Rankings and reputation

Cass is accredited by AMBA[3] in the UK, EQUIS[4] in Europe and AACSB[5] in the US.

In the 2010 Financial Times European Business Education Rankings, Cass was ranked the third best business school in the UK (12th in Europe), a rise of one place in each category year-over-year.[12]

Additionally, the FT ranked the Full-Time MBA 32nd in the world for 2011 (up 9 places from the previous years).[13] The Executive MBA was ranked second in the UK, fourth in Europe and 10th in the world by the FT for 2010 (the most recent rating).[14] The FT ranked the MSc in Management second in the UK and 15th in Europe, and placed the school’s PhD programme in the top 30 in the world for 2009.[14] In the 2009 QS Global 200 Business Schools Report[15] the school was ranked 19th in Europe. The MSc in Finance programme is ranked 11th in the world by the 2011 FT rankings.

Cass Business School has the largest concentration of insurance and risk specialists of any university in Europe. Its research in insurance had been ranked 2nd in the world (in a study on behalf of the Journal of Risk and Insurance)[citation needed].

The school retained its positions as first in London and third in the UK for undergraduate courses in business, management and finance in The Guardian's Good University Guide 2010.[16]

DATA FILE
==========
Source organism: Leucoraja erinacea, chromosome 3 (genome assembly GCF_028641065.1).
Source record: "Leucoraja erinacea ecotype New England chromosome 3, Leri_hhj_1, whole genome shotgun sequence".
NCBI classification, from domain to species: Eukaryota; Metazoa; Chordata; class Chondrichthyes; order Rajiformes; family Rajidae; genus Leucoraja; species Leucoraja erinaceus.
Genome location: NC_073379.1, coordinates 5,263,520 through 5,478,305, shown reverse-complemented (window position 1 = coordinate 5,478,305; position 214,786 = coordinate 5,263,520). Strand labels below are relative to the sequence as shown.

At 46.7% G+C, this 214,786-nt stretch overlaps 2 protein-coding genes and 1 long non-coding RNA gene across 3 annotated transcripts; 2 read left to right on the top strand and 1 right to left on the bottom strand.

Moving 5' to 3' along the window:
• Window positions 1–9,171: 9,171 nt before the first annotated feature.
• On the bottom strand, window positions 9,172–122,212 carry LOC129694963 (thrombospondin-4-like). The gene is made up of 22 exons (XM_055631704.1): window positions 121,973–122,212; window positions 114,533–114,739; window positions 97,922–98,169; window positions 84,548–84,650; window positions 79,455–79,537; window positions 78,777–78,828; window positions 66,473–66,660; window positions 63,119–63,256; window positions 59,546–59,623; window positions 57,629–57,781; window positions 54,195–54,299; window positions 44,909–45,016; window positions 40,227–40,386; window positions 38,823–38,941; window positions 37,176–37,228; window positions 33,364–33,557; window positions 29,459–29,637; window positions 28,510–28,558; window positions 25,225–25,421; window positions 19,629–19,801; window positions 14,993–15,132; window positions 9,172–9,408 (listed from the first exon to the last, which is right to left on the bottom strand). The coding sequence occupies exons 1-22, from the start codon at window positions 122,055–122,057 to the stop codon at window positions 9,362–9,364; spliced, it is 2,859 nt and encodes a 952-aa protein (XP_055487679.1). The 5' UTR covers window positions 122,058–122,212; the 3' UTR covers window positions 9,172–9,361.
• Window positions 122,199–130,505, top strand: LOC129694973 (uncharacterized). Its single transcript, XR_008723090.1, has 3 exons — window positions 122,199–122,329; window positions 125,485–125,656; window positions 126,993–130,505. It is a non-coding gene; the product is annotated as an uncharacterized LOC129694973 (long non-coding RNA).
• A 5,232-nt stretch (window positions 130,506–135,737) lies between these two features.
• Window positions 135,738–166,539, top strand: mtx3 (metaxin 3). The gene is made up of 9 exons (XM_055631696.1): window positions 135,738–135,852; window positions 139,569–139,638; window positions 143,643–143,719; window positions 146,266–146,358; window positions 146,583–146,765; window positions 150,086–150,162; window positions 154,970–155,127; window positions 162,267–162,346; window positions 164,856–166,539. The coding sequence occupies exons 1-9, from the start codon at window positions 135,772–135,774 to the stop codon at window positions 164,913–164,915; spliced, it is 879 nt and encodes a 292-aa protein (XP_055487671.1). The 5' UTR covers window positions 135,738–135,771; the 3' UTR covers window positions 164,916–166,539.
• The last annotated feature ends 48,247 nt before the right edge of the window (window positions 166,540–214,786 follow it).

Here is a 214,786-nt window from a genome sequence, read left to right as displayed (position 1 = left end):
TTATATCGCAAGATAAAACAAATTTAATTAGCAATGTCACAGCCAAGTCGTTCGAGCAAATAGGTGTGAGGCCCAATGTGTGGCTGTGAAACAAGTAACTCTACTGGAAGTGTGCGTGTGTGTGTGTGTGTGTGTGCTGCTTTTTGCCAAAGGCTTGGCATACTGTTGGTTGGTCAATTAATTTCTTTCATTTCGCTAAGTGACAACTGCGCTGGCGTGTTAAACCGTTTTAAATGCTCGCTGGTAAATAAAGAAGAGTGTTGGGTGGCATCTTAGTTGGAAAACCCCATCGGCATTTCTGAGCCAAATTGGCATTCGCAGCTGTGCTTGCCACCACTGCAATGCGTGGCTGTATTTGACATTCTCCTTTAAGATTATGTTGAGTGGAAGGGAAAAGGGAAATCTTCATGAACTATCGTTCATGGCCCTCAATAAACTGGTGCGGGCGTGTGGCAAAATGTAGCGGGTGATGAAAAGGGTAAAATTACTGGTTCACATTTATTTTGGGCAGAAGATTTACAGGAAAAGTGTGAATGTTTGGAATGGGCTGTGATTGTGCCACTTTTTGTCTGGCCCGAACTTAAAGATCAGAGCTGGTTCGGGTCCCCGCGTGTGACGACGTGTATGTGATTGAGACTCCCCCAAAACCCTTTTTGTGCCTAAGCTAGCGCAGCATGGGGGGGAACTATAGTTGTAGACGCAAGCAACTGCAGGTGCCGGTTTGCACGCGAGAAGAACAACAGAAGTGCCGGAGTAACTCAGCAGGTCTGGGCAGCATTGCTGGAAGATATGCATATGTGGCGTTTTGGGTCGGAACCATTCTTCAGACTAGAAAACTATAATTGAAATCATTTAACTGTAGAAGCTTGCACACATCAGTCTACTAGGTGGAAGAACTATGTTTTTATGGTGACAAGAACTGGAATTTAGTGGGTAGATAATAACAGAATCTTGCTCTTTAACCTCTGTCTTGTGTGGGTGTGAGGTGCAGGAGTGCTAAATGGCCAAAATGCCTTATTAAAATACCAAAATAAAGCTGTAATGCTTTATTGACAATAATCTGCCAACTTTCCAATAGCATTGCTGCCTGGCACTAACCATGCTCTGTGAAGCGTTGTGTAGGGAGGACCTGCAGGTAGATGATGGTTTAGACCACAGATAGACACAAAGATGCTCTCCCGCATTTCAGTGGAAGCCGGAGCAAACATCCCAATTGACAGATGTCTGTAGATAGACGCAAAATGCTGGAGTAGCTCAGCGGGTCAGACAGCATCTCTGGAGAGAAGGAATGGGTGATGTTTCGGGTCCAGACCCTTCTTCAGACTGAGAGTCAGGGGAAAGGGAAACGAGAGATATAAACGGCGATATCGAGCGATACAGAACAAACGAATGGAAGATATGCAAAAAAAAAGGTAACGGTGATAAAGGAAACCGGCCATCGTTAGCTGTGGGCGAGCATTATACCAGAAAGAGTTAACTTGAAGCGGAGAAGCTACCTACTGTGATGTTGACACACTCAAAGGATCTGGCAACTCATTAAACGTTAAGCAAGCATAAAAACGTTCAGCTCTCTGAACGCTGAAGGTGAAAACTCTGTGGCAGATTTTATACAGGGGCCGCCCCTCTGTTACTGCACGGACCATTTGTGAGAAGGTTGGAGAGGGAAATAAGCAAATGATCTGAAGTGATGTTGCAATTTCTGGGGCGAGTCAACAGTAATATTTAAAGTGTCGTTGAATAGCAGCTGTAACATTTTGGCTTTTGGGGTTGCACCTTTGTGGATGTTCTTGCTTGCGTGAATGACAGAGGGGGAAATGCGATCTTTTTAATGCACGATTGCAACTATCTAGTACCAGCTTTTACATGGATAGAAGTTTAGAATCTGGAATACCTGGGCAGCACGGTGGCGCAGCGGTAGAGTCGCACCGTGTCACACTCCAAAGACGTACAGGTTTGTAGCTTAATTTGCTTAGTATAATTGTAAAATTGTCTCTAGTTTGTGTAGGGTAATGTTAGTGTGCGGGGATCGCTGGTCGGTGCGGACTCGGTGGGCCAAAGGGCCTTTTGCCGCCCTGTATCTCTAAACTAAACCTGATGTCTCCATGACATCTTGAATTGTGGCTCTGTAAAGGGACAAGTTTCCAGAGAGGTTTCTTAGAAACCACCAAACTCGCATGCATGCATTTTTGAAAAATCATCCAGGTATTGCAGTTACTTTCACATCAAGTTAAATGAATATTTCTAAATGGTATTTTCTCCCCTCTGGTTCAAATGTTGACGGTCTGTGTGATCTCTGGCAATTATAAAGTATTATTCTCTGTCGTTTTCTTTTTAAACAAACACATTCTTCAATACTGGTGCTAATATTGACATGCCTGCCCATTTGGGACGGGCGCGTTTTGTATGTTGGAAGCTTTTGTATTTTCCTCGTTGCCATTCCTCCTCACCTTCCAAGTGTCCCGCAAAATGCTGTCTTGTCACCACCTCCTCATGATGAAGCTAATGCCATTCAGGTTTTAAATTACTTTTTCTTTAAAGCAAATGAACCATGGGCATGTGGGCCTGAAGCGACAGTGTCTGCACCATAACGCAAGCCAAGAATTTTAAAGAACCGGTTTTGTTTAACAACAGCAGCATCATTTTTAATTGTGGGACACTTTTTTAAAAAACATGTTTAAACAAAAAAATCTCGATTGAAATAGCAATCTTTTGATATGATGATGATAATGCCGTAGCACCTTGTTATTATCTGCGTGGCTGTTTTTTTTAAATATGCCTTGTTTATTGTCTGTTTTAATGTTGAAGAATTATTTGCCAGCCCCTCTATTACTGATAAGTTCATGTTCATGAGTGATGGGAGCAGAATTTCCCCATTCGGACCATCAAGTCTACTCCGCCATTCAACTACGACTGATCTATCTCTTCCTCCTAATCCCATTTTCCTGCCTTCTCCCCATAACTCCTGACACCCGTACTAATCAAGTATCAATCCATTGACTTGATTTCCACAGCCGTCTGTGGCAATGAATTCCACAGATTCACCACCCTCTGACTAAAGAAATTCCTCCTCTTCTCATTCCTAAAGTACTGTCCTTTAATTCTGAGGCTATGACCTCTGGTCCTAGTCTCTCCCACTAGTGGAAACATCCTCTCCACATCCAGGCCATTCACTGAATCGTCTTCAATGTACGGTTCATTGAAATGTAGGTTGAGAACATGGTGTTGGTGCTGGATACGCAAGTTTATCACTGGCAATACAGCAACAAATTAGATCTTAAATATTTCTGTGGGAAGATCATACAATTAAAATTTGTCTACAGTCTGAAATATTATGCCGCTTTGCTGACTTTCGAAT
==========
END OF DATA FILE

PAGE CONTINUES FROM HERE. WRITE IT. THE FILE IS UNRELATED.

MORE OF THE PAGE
In November 2009, Cass became an official CFA Program Partner when five Cass MSc Finance courses were approved by the CFA Institute.[17] Cass is one of only 10 UK business schools to have official recognition from the CFA, which The Economist ranks as the most important standard among investment analysis designations[citation needed].

The five CFA-approved courses are: MSc in Finance, MSc in Banking and International Finance, MSc in International Accounting and Finance, MSc in Investment Management, and MSc in Finance and Investment (part-time).

Cass rose to ninth position from 15th for the quality of its business and management research in the 2008 Research Assessment Exercise (RAE), which judges the quality of research across higher education in the UK. RAE rated 55% of all research at Cass as world-class or internationally excellent.[18]